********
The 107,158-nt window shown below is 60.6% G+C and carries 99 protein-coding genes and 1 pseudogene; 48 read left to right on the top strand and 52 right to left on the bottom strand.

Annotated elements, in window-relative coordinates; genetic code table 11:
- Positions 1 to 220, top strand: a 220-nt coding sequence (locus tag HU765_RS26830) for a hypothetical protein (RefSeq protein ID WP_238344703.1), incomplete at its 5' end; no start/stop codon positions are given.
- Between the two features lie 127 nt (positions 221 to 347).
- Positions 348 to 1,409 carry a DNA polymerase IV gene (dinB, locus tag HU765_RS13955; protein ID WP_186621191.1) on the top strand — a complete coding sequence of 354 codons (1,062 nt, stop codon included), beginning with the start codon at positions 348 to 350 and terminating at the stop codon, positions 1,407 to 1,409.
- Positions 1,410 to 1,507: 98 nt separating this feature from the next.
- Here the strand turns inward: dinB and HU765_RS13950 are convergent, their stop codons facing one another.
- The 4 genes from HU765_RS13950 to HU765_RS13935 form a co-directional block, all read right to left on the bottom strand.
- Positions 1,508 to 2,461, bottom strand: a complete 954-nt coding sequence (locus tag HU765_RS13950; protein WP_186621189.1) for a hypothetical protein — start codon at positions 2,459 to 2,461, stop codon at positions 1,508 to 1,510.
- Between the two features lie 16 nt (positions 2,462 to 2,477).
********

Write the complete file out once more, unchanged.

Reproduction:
The 107,158-nt window shown below is 60.6% G+C and carries 99 protein-coding genes and 1 pseudogene; 48 read left to right on the top strand and 52 right to left on the bottom strand.

Annotated elements, in window-relative coordinates; genetic code table 11:
- Positions 1 to 220, top strand: a 220-nt coding sequence (locus tag HU765_RS26830) for a hypothetical protein (RefSeq protein ID WP_238344703.1), incomplete at its 5' end; no start/stop codon positions are given.
- Between the two features lie 127 nt (positions 221 to 347).
- Positions 348 to 1,409 carry a DNA polymerase IV gene (dinB, locus tag HU765_RS13955; protein ID WP_186621191.1) on the top strand — a complete coding sequence of 354 codons (1,062 nt, stop codon included), beginning with the start codon at positions 348 to 350 and terminating at the stop codon, positions 1,407 to 1,409.
- Positions 1,410 to 1,507: 98 nt separating this feature from the next.
- Here the strand turns inward: dinB and HU765_RS13950 are convergent, their stop codons facing one another.
- The 4 genes from HU765_RS13950 to HU765_RS13935 form a co-directional block, all read right to left on the bottom strand.
- Positions 1,508 to 2,461, bottom strand: a complete 954-nt coding sequence (locus tag HU765_RS13950; protein WP_186621189.1) for a hypothetical protein — start codon at positions 2,459 to 2,461, stop codon at positions 1,508 to 1,510.
- Between the two features lie 16 nt (positions 2,462 to 2,477).